The Geometry of San Xavier del Bac and la Purisima Concepciop De Nuestra Senora De Caborca

By Schuetz-Miller, Mardith | Journal of the Southwest, Spring-Summer 2003 | Go to article overview

The Geometry of San Xavier del Bac and la Purisima Concepciop De Nuestra Senora De Caborca


Schuetz-Miller, Mardith, Journal of the Southwest


Early Renaissance architects retained the tradition from master builders of the Middle Ages of using the square, equilateral triangle, and eight-pointed star in designing monumental edifices. Indeed, these basic geometric forms had been used for that purpose since the Neolithic period, when geometry was sacred and was the carefully guarded secret of priest or king builders. Geometry, numbers, and the concept of time evolved out of human observations of celestial movements--subjects that were sacred in themselves because they reflected the heavenly abode of the gods. The geometric figures of circle, square, star, and triangle, like numbers, were replete with esoteric meanings. As examples, the eight-pointed star and triangle were originally associated with the Great Goddesses of antiquity. The eight-pointed star and number eight retained their mystic qualities through time. The star remained arguably the most important figure used in designing sacred structures. The octagon, popular with Byzantine builders of early Christian structures and introduced by them to the West, bridged the square of the earth with the dome of heaven and simultaneously reflected the eight winds or eight directions. The equilateral triangle came to be symbolic of the Christian Trinity. Geometric forms and numbers associated with mysticism were integrated into the religious beliefs of all high civilizations of the ancient world. In the West it permeated Pythagorean and Platonic teachings, which were embraced by fathers of the Medieval Christian church in their quest for order and harmony in the natural world.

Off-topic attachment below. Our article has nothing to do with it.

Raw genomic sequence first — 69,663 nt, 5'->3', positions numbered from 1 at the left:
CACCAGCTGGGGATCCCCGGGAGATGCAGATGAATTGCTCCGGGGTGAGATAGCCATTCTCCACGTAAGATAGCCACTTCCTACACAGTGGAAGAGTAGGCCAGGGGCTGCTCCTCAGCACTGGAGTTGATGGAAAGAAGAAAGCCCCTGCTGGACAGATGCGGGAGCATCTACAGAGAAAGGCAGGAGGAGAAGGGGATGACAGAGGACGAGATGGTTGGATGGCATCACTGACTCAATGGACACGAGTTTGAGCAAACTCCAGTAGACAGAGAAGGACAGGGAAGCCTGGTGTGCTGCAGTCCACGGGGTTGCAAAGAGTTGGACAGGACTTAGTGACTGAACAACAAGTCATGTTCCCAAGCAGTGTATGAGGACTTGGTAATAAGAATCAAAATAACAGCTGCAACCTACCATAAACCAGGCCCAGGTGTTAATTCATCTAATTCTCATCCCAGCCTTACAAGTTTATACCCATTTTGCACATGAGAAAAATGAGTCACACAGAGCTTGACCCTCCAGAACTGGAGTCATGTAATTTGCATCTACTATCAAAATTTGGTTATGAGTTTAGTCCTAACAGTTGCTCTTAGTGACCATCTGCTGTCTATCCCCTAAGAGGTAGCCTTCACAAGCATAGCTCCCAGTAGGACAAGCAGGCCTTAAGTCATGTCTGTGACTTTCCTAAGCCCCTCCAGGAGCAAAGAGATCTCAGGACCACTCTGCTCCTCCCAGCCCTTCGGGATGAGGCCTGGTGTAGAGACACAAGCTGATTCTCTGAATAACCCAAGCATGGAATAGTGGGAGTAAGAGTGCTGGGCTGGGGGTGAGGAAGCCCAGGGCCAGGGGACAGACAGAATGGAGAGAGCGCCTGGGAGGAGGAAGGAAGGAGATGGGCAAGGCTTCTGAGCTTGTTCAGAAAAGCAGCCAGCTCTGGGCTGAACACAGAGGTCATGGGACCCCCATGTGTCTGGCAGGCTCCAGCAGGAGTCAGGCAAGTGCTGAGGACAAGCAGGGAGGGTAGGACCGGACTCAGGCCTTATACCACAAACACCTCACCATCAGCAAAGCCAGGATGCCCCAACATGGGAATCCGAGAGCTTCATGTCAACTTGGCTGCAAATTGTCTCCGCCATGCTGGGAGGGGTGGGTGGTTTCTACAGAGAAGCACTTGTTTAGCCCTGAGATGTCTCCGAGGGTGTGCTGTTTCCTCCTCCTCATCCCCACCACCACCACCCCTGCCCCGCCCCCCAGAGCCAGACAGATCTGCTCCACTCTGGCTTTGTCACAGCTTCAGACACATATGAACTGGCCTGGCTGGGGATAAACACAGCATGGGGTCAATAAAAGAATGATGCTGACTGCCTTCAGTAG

The Roman builder Vitruvius recorded some of the applications of geometry to building design that were known to masters of old. His Ten Books on Architecture, which emphasized the geometric basis of commensurable ratios, continued in circulation throughout the Middle Ages in various manuscript forms. An interest in geometric forms inherent in nature during the thirteenth century is evident in the Sketchbooks of Villard de Honnecourt, which include additional drawings by a builder known only as "Magister 2." In a late-fifteenth-century treatise, Matthias Roritzer demonstrated the doubling of the square. Renaissance concern for harmonic proportions led to the publication of books on architecture by a few German masters and such well-known Italian architects as Alberti, Serlio, Vignola, and Palladio--all of whom built upon the Vitruvian base. Transmission of the time-tested secrets of geometric design thus continued for some six thousand years. The esoteric knowledge, once known only to kings and priests of theocratic states, had come to be entrusted to civilian master builders, and thus the guilds pertaining to the building trades, with strong links to the church, came to be the keepers of the arcane wisdom. Guilds reached the apex of their power along with the independence of towns in the Medieval period, but by the eighteenth century fell into abusive practices in their attempt to hang onto their monopolies in a world changed forever by the formation of modern nations and the Industrial Revolution. France abolished its guilds in 1791, England followed suit in 1813--although in the case of the English building trades, their monopoly had been broken a century earlier. The Spanish monarchy, likewise, had undermined the power of the guilds long before they were officially dissolved, also in 1813.

But tradition is not easily discarded despite official edicts. Guilds of masons and carpenters were in place in San Antonio, Texas, on New Spain's northern frontier as late as 1809, operating without viceregal interference, while Mexico City had circumvented a closed shop by establishing the Academy of San Carlos in 1785, where architects matriculated who lacked any experience in actual building. Thus, on the northern borderlands we find master masons and stonecutters from the interior provinces of Mexico contracted to design and construct the permanent churches of the border states late in the colonial period. …

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